How low should my TAXABLE pay go?


New traveler here!

I am about to take my first assignment and I have a recruiter offering me $14/hr taxable rate.

Is that too low?

What would be the cons if I take that hourly rate?


How we get paid is unique! Part taxable income and part tax free reimbursements. (When we have a true tax home and are traveling away from that home). 

In the past companies would be very liberal and pay us really low amounts for the taxable amount (even as low as minimum wage!!) and put the rest of the pot of money towards tax-free dollars. 

This could seem awesome. We as travelers make more money. 

The recruitment companies pays less in taxes too (they only have to pay certain taxes on the taxed wages and not the reimbursements). 

But did they take it too far? 

Many say yes!

The premise behind how we get paid is that we are meant to make a taxed wage similar to what we might make as a permanent employee. 

Then on top of that we get reimbursements for things like travel, housing, meals. The government looks at us a bit like someone on a business trip. We are duplicating expenses and they help us offset those extra expenses by letting us not pay taxes on that part of our pay. 

But the pot of money the hospital/facility is paying for us is not actually big enough to pay us the same as we would make as a permanent employee AND also get tax free reimbursements. 

So some companies made that taxable number low. Like- really, really low. And they did this so they could have more money left over to pay us a reasonable tax-free reimbursement for our living expenses. 

It became a bit of a joke that what they are paying us is “similar to what we might make as a permanent employee.

But if they didn't do this to some degree we would barely get any reimbursement money.

How does this impact the companies?  

It is said that they may be more susceptible to being audited and getting in trouble for not paying their fair share of taxes. 

It also may make us, as travelers, think - “If they are cutting corners here- where else are they cutting corners for a quick win?”

How does it impact the travelers? 

Tax-free reimbursements are NOT part of your pay in any legal way. If you are in a life situation where buying a car or home is on your radar, getting a loan suddenly gets a lot trickier.  As healthcare professionals, we look like we are making closer to minimum wage than our true take-home dollars.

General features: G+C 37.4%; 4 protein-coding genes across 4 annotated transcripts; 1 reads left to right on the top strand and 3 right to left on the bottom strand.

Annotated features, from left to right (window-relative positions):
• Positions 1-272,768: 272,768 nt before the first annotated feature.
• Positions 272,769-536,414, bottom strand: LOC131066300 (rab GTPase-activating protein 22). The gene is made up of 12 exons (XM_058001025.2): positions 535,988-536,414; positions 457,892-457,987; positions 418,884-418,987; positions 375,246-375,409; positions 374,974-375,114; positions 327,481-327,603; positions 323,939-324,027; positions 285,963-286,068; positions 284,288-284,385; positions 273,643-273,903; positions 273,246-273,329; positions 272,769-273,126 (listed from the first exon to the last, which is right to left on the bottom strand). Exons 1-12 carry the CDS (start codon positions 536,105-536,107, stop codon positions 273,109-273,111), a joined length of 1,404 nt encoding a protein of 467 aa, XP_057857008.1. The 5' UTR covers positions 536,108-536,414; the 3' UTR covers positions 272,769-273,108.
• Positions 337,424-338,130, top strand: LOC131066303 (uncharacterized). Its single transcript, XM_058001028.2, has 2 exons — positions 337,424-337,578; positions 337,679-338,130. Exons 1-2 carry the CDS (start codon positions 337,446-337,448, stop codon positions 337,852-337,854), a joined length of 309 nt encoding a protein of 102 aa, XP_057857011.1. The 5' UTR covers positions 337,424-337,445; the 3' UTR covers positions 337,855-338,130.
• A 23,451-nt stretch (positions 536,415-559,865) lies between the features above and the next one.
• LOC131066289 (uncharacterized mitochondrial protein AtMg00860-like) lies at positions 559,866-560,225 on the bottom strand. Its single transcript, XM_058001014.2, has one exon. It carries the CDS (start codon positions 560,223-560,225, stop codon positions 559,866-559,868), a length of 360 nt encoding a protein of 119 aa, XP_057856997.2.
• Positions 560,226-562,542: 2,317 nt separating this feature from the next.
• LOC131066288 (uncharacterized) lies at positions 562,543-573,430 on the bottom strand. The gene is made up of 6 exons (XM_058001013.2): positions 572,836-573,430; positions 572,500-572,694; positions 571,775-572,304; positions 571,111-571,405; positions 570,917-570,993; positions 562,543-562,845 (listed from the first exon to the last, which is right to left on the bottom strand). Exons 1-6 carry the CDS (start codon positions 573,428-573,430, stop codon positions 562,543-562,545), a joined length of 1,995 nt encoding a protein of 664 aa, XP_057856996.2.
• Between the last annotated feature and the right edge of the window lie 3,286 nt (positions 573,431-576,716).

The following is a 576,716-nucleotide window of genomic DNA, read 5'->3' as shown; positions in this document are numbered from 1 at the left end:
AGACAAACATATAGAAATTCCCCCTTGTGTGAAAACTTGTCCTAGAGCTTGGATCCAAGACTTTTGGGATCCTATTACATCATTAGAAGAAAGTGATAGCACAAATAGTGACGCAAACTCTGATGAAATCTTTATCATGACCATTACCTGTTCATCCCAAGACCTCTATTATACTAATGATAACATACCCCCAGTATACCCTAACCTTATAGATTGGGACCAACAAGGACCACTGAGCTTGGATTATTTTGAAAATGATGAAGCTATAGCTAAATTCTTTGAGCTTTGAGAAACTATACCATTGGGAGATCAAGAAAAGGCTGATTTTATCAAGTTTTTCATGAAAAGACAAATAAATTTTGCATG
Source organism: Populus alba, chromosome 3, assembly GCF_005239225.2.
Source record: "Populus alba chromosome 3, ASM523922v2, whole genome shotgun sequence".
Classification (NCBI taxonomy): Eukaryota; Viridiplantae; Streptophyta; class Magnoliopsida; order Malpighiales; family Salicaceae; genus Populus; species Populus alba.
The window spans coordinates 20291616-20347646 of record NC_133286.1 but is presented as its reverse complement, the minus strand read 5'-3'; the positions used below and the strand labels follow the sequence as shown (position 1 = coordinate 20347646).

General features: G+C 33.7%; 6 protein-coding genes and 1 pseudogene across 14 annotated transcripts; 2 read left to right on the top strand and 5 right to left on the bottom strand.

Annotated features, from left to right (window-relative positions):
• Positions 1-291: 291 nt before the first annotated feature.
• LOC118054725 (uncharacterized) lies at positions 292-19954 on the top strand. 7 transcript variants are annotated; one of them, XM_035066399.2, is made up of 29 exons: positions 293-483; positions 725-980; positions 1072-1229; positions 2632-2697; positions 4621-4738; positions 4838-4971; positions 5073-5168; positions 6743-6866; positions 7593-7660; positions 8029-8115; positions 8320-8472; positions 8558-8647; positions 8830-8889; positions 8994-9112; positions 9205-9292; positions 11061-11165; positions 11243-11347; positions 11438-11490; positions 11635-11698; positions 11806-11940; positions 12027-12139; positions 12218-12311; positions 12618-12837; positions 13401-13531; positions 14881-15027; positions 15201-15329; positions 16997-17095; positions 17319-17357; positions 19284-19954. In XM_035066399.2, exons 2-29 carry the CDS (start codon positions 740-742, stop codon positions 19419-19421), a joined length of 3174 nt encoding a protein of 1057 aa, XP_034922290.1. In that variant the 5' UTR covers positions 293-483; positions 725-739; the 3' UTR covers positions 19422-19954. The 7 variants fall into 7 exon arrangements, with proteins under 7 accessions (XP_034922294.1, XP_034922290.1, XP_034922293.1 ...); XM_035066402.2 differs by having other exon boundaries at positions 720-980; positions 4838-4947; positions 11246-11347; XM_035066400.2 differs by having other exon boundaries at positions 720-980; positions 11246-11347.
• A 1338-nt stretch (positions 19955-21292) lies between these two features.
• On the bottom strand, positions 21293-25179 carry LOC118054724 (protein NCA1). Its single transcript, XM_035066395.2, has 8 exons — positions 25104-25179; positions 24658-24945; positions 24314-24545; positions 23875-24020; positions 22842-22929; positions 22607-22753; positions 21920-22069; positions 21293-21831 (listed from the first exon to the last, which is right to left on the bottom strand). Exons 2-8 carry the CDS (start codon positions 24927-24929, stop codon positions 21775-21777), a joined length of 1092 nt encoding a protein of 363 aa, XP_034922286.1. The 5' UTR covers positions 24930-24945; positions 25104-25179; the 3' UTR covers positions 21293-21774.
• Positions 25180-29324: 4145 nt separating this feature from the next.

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If you are a long term traveler this can ultimately impact your social security money. It also would make disability income or unemployment a lot less if (knock on wood) you needed that. This is because anything official like this will only look at your taxable pay as income. 

And lastly, many people claim that we as travelers may get dragged into the company audits as employees. So if we are aligned with a more risky company, we might be more likely to get audited with them. 

So what should we be asking for? 

Just like everything with our industry it’s always a shade of grey. 

The average is around $20-22 dollars for our taxable rate and then the left overs go into our tax free reimbursements. 

If you are a Therapy Assistant or LPN, these numbers may be a bit lower too. (Closer to $15 an hour average). 

So.. who is right and who is wrong? 

That is for each traveler and company to decide! It’s one of the joys of starting a staffing company- figuring out where to draw the line (hopefully with the help of some good legal and tax advice).

And the legal and tax advisors also have a whole range of conservative vs liberal interpretations of the IRS so there is no one place that holds the secret safe number. Everyone is guessing the best they can. 

And the IRS themselves will audit a company one year and give them a PASS and two years later fail them for the same thing. So it seems to be ever changing as well. 

As travelers- we get to decide too! You can decide to not work with companies that are playing the game too risky for your liking (for example, offering $14 an hour). You can also not work with the companies that are too conservative if you want to make a little more tax free money (some pay closer to $30 an hour which really cuts into a good tax-free reimbursement). You get to decide.

For me? As much as I encourage people to stand out. Be unique. Rock this life shining bright. 

When it comes to taxes- I would much rather blend on in. I like to stay around that average and out of the more risky edges.

I’ll be unique when it comes to traveling or when I decide on a whim to live in some bright red hair. But my taxes? I’m okay being less seen and known.

Companies and Travelers: Do not use this as your tax or legal advice.

(It's a well researched jumping off point but read this disclaimer! I'm not a tax expert!) 


Travel Empowered,

Laura & the Nomadicare Team xo


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